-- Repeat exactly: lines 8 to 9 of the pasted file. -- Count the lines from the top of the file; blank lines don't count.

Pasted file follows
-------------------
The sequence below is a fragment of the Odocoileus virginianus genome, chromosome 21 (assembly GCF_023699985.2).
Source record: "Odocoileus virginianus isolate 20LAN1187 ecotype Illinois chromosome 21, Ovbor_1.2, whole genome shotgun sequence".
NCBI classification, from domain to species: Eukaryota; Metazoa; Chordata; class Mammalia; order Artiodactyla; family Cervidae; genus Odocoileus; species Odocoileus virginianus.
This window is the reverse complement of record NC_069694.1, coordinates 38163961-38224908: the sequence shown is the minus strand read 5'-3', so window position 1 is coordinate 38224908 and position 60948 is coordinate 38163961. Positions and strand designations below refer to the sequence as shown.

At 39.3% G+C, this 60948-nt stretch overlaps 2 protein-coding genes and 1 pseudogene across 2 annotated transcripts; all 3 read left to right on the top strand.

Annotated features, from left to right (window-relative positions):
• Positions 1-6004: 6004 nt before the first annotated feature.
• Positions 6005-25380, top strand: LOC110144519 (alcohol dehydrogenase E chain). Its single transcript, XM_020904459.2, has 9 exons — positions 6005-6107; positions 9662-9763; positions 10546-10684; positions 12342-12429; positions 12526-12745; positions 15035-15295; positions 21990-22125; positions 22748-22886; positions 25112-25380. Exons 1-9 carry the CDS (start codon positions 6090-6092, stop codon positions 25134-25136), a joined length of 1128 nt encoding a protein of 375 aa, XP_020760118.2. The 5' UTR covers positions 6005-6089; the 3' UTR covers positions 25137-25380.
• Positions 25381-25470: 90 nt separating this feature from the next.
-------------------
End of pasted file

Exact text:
• Positions 6005-25380, top strand: LOC110144519 (alcohol dehydrogenase E chain). Its single transcript, XM_020904459.2, has 9 exons — positions 6005-6107; positions 9662-9763; positions 10546-10684; positions 12342-12429; positions 12526-12745; positions 15035-15295; positions 21990-22125; positions 22748-22886; positions 25112-25380. Exons 1-9 carry the CDS (start codon positions 6090-6092, stop codon positions 25134-25136), a joined length of 1128 nt encoding a protein of 375 aa, XP_020760118.2. The 5' UTR covers positions 6005-6089; the 3' UTR covers positions 25137-25380.
• Positions 25381-25470: 90 nt separating this feature from the next.